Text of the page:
This year’s high-profile crash of crypto exchange FTX completely transformed the landscape for fintech companies, disrupting markets around the world as investors have scrambled to reclaim funds lost in the collapse of the company headed by Sam Bankman-Fried. Unsurprisingly, there has been no small amount of finger-pointing in the wake of FTX’s downfall, with regulators and industry experts seeking an explanation for how the company was able to fail so spectacularly.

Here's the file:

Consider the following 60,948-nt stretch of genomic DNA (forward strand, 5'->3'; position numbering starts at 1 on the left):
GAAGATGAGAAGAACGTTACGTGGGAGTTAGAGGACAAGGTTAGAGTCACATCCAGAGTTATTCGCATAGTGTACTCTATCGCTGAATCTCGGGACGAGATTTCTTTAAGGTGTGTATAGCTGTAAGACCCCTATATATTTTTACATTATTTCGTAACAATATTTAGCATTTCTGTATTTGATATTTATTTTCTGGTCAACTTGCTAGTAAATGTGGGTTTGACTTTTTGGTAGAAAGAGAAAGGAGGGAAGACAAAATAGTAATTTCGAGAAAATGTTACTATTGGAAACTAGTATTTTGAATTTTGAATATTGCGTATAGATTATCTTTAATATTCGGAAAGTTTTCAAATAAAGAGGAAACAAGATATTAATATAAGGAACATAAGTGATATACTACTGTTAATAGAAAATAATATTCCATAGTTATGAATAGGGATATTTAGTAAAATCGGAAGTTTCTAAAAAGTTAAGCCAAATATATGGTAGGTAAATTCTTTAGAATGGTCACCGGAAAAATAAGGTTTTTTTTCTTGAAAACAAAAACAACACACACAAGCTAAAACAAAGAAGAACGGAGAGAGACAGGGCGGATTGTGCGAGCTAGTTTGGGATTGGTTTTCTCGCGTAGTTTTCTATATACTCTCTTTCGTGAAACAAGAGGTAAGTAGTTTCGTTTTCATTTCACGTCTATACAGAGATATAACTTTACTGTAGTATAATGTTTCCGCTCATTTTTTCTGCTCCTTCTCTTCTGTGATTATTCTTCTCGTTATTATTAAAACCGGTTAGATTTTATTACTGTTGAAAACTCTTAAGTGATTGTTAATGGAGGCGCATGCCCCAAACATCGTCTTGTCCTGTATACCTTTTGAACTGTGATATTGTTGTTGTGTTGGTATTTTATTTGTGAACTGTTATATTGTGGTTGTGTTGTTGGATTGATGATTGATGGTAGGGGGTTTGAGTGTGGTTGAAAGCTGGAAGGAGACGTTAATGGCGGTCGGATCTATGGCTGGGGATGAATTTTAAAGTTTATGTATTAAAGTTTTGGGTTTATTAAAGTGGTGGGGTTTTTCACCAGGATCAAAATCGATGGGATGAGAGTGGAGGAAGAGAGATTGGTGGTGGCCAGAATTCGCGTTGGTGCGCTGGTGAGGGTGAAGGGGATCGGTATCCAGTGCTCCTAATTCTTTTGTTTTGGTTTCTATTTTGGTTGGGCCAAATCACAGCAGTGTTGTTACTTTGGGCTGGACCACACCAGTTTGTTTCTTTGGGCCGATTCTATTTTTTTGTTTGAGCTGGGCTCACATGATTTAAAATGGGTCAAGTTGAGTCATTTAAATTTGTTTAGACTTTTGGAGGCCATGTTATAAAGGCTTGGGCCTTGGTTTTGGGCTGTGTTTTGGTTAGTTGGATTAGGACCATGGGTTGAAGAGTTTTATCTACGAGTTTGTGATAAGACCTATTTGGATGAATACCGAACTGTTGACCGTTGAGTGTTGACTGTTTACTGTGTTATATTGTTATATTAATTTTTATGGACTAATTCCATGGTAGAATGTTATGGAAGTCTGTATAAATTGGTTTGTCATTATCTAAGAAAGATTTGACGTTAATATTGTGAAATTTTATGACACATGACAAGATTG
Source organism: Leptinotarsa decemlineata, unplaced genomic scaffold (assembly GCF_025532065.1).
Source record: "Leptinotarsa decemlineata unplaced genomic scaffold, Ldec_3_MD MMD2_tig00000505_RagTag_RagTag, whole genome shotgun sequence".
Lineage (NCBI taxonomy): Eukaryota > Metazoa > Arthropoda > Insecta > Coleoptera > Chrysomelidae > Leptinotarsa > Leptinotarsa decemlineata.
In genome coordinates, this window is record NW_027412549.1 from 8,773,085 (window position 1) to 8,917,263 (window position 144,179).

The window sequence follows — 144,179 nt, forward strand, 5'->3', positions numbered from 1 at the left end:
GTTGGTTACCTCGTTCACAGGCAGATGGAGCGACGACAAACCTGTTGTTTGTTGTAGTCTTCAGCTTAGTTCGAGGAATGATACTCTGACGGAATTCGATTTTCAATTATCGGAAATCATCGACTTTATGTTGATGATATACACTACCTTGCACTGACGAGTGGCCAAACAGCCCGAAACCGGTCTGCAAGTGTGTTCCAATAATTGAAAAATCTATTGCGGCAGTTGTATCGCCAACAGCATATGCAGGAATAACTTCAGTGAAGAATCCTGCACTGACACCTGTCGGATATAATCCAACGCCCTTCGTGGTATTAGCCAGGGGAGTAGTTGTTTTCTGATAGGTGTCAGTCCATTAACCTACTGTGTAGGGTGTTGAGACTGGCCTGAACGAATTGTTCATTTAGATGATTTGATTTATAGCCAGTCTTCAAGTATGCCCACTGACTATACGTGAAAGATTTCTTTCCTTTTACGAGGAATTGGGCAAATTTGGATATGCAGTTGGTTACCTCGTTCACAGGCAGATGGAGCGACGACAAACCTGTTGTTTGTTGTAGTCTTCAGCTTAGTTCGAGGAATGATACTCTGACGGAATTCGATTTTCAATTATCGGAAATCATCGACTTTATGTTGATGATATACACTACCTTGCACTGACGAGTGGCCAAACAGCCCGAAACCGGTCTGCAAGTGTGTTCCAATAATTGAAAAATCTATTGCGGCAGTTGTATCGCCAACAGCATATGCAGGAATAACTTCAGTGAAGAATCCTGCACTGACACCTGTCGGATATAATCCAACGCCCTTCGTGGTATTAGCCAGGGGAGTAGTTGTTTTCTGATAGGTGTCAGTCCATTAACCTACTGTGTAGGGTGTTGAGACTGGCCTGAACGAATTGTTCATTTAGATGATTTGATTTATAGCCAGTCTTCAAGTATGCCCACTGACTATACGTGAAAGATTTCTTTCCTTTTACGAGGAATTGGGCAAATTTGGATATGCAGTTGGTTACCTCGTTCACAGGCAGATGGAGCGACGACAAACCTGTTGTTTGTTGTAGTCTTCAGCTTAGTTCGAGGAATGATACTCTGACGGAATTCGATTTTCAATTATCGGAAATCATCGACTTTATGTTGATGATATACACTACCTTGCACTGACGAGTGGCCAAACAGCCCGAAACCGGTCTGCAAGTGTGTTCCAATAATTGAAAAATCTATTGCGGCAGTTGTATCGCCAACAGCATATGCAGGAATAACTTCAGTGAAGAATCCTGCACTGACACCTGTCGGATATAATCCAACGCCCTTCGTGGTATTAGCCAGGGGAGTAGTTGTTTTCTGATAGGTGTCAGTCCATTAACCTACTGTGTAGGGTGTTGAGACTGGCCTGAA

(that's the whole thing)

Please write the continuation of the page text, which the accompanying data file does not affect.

The latest such finger was pointed on the floor of the U.S. House of Representatives: in a recent interview, Representative Pete Sessions (R-TX) blasted the Securities and Exchange Commission (SEC) for failing to monitor FTX appropriately. The SEC has been at the forefront of responding to the FTX crash over the last several months, filing charges against Bankman-Fried for violations of a variety of anti-fraud acts. However, for Sessions and other voices in Congress, this action is too little, too late.
“We need to look at what the Securities and Exchange Commission was doing,” Sessions said. “The SEC was asleep at the wheel for these billions of dollars that we now find out about a year later.”